North Korea fired a submarine-launched ballistic missile off its east coast early on Wednesday, South Korea’s military said, the latest in a string of missile launches by the isolated country in defiance of UN Security Council resolutions.
The missile was fired at around 5:30 a.m. (4:30 p.m. ET) from near the coastal city of Sinpo, where satellite imagery shows a submarine base to be located, and traveled about 500 kilometers (311 miles), officials at South Korea’s Joint Chiefs of Staff and the Defence Ministry said.
The projectile landed in Japan’s air defense identification zone (ADIZ), an area of control designated by countries to help maintain air security, South Korea’s Yonhap News Agency reported.
North Korea’s “SLBM (submarine-launched ballistic missile) technology appears to have progressed,” a South Korean military official said.
The launch comes two days after rival South Korea and the United States began annual military exercises in the South that North Korea condemns as a preparation for invasion, and has threatened retaliation.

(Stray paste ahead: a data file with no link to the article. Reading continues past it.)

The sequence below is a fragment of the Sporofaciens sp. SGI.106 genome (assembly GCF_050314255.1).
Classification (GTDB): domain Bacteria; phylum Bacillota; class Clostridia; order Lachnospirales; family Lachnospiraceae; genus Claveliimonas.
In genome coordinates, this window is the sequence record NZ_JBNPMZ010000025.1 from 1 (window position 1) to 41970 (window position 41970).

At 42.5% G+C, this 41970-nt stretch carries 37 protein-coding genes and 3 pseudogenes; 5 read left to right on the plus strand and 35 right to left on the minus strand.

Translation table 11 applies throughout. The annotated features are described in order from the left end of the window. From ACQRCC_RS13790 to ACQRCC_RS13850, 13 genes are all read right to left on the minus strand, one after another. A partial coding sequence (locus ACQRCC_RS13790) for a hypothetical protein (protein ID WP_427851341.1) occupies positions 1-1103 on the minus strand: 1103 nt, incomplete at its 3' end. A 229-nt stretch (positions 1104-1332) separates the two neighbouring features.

South Korea’s presidential office had said it planned to hold a national security council meeting at 7:30 a.m. Seoul time to discuss the missile test.
North Korea has become further isolated after a January nuclear test, its fourth, and the launch of a long-range rocket in February which brought tightened UN sanctions.
It has launched numerous missiles of various types this year, including one this month that landed in or near Japanese-controlled waters.
Tensions on the Korean peninsula were exacerbated by the recent defection of North Korea’s deputy ambassador in London to South Korea, an embarrassing setback to the regime of North Korean leader Kim Jong Un.
The North’s missile tests this year include a launch from a submarine last month that appeared to have failed, according to South Korea’s military.
The July launch came a day after South Korea and the United States announced plans for the South to host a sophisticated U.S. anti-missile system.